The third reason why this threat is unique is that the demands of al-Qaeda are non-negotiable. How could European governments negotiate for the return of what the al-Qaeda considers occupied territory in Al- Andalus in Spain, southern France up to the Loire, the south of Italy and significant parts of eastern Europe. Nor would anyone countenance the addition of those parts of Europe to all the existing Islamic states to turn it into one great Sunni Islamic Caliphate.
Negotiating with people who believe that democracy is an evil ideology, that the separation of church and state is a form of mental illness and that most women’s, human, civil and other rights are an affront to God is an impossibility. The historic examples of the Taliban regime in Afghanistan and the GIA-controlled areas in Algeria show that their beliefs differ fundamentally from ours. In both countries al-Qaeda considered capital punishment appropriate for even visiting the hairdresser or reading national newspapers.
The fourth reason why this threat is unique is the difficulty of identifying where it comes from. The September 11th hijackers were in the main well educated, familiar with Europe and middle to upper class. French authorities now monitor three groups very closely – Muslims in the French penal system, those newly converted to Islam and those radicalised by Iraq or Afghanistan. In Britain, the latest significant recruiting ground is the universities.
These young men can come from any background, class or social milieu, making their identification in advance almost impossible and making over-reaction, with all its negative consequences, likely.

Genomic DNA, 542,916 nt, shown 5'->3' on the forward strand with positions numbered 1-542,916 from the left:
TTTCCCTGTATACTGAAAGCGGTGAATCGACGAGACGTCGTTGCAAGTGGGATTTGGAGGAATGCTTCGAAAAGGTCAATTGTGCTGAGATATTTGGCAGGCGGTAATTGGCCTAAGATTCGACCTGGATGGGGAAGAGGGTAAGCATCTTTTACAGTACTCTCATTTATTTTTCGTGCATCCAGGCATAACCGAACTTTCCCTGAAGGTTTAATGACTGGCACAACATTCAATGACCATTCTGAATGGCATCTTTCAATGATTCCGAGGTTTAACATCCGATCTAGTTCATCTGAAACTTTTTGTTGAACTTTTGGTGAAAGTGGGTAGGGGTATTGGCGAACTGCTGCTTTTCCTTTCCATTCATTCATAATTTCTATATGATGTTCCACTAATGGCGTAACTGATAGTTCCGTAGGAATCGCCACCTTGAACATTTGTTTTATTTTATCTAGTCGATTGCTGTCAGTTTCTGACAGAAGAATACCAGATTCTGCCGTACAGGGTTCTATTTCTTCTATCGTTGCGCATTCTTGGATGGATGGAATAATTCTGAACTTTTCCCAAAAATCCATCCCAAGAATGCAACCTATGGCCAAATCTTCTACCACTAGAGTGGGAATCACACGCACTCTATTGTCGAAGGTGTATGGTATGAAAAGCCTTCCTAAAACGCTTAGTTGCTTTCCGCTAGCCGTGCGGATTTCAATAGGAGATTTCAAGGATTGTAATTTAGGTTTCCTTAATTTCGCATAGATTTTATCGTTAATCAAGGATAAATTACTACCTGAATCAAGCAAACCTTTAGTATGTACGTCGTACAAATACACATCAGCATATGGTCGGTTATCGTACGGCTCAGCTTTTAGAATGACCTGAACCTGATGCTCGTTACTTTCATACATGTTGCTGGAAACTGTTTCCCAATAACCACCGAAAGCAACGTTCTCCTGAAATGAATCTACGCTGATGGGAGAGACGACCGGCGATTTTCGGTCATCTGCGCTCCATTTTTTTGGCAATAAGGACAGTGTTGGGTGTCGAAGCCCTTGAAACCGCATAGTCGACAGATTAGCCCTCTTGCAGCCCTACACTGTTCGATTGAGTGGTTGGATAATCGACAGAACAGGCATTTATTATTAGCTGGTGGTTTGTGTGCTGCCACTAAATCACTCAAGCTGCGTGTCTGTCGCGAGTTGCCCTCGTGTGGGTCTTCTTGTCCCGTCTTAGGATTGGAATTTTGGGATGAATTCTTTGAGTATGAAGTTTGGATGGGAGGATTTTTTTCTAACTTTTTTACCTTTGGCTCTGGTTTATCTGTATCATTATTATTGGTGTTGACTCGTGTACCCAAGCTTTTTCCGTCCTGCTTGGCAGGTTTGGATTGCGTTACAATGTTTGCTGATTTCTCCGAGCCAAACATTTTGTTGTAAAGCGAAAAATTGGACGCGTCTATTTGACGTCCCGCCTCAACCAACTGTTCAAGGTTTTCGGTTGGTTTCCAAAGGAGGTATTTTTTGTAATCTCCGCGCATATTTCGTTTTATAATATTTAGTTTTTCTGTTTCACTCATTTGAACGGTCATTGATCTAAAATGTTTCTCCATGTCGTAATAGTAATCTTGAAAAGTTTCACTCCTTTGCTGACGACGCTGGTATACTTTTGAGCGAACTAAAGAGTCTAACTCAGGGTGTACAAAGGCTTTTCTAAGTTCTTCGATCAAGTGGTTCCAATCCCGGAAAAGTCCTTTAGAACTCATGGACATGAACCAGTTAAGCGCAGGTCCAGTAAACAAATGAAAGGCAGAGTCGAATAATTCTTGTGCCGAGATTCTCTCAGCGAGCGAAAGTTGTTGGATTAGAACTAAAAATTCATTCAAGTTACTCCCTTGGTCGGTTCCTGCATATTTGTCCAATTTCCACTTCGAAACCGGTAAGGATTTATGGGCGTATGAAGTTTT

The appropriate reaction to this threat must deal with these unique features.
A key factor in that reaction is to ensure that we do not fall into the al-Qaeda trap. It has deliberately structured its campaign to try to provoke a clash of civilisations. Only with such a clash between Islam and the West will al-Qaeda succeed in hijacking Islam for its own ends – despotic power.
In every century since the death of the prophet Muhammad, more Muslims have been killed at the hands of fellow Muslims than by any external enemy. Al-Qaedaism is simply the most serious such threat and one that is not recognised as such.
Our response should be a mixture of hard and soft power. Hard power to defeat and demobilise militant jihadists but, more importantly, soft power focused on winning the hearts and minds of the worldwide Muslim community – the umma.
This will require a comprehensive programme including political control on globalisation, a Marshall Plan focused on Muslim states and encouragement over the next two decades of the expression of Muslim hopes and grievances in a democratic fashion.
It will also include negotiating with militant members of al-Qaeda outside the original core group itself. These comprise about 90 per cent of the militant activists and are mainly energised by regional/national issues – not “Jewish Crusader conspiracies”.
Bin Laden convinced them to focus on the international struggle. Reversing that by solving local and national grievances would be a major victory.
The world must help Islam to defeat this cancer within itself. If the world reacts as though this is a threat from Islam, rather than from a self-confessed tiny minority of power-hungry fanatics who actually detest true Islam in all its traditional glory, Osama bin Laden will be well on his way to victory.